Successful treatment of severe extremity pain in myelofibrosis with low-dose single-fraction radiation therapy

Michelle A. Neben-Wittich, Paul D. Brown, Ayalew Tefferi

Research output: Contribution to journalArticlepeer-review

15 Scopus citations

Abstract

Myelofibrosis (MF) is characterized by cytopenias/cytoses, leukoerythroblastic blood picture, bone marrow fibrosis, and extramedullary hematopoiesis. Extremity bone pain can be a feature of MF. There has been one case report of a patient with MF and bone pain treated with radiation. We treated five patients with MF and extremity pain with radiation at our institution between 2004 and 2010. All patients had severe pain unresponsive to narcotic medication. Radiation was one fraction of 100 to 600 cGy. Most patients saw improvement in the pain within days and achieved a complete response within days to weeks. The response lasted between 1 month and 2 years. Retreatment was performed in four patients and achieved a durable response in three patients. No patients reported any acute or late side effects from radiation. Bone involvement in MF can cause disabling pain, but single-fraction low-dose radiation is a safe and effective treatment, often leading to a durable response. Retreatment is also safe and effective in patients who experience recurrent pain.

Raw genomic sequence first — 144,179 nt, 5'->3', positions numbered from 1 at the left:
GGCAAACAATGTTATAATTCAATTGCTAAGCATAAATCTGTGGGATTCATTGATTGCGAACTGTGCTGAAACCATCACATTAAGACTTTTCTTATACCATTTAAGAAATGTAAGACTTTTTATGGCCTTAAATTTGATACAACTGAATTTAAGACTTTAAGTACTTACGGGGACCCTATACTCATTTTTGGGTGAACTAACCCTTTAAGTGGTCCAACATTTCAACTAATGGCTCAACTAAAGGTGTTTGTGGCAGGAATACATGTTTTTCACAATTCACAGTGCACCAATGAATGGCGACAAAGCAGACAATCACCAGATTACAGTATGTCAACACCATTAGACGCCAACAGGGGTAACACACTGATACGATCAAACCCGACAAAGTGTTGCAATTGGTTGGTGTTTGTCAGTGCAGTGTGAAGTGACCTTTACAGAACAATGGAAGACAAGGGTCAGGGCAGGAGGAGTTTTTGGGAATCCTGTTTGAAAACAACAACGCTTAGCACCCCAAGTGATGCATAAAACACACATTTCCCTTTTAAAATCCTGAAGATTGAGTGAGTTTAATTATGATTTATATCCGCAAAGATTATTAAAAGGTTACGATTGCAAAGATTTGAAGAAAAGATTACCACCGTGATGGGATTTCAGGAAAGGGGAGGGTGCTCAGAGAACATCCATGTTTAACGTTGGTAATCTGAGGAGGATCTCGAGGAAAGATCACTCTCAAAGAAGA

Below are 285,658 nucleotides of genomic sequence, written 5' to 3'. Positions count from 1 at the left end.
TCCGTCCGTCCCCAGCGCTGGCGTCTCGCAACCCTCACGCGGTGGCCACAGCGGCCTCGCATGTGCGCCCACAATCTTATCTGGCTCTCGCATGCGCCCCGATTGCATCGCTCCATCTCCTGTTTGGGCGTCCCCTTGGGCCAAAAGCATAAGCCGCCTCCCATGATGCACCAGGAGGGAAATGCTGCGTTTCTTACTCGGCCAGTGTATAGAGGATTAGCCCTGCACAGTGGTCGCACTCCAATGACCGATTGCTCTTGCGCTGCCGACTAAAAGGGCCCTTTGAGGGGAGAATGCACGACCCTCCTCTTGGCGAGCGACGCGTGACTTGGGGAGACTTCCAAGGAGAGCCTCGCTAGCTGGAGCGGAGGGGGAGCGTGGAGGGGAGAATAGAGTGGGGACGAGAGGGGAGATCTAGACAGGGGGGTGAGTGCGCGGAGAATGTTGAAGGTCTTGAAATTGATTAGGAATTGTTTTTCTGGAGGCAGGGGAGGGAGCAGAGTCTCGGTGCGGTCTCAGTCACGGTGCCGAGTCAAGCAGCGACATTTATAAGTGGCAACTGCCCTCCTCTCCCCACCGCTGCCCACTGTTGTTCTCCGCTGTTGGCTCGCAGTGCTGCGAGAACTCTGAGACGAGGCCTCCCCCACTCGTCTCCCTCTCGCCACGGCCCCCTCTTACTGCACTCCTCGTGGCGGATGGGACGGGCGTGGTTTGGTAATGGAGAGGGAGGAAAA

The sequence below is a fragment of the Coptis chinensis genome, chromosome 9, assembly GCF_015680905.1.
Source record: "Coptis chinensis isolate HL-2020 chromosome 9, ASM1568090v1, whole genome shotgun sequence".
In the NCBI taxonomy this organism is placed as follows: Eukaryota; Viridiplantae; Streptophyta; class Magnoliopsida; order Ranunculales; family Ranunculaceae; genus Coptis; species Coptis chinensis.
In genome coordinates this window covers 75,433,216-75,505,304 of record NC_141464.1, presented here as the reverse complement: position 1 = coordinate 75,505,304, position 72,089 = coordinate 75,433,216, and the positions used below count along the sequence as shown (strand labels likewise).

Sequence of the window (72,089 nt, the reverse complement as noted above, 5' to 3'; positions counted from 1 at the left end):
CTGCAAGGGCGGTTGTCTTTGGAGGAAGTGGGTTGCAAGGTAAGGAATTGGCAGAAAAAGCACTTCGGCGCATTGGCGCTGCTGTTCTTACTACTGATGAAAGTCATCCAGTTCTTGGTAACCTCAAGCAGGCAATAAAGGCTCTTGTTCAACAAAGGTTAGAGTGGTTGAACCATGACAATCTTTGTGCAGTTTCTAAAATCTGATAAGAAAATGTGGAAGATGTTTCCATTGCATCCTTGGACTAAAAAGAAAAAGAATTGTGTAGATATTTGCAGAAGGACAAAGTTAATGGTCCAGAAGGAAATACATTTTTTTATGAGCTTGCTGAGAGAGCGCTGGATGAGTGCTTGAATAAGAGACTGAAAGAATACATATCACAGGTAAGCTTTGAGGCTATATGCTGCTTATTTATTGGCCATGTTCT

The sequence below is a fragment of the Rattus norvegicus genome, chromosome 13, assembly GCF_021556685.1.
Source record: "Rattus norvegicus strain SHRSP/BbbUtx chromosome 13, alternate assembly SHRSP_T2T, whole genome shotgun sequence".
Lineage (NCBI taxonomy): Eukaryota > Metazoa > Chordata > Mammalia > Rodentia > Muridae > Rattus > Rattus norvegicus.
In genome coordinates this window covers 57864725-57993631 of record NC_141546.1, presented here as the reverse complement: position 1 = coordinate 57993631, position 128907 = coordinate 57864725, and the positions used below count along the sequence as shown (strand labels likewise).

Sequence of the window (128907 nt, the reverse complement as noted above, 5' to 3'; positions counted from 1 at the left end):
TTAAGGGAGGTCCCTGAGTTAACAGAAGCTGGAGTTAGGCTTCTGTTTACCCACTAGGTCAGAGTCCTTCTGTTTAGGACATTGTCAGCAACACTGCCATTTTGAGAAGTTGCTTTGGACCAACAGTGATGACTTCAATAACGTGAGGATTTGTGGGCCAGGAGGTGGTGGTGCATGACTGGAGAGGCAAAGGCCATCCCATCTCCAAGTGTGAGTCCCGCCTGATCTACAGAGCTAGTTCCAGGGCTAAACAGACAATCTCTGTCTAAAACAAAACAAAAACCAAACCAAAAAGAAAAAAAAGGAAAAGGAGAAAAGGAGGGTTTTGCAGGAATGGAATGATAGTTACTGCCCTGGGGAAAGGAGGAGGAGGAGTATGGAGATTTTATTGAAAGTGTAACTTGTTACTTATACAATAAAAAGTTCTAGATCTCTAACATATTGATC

Original languageEnglish (US)
Pages (from-to)808-810
Number of pages3
JournalAmerican journal of hematology
Volume85
Issue number10
DOIs
StatePublished - Oct 2010

ASJC Scopus subject areas

  • Hematology

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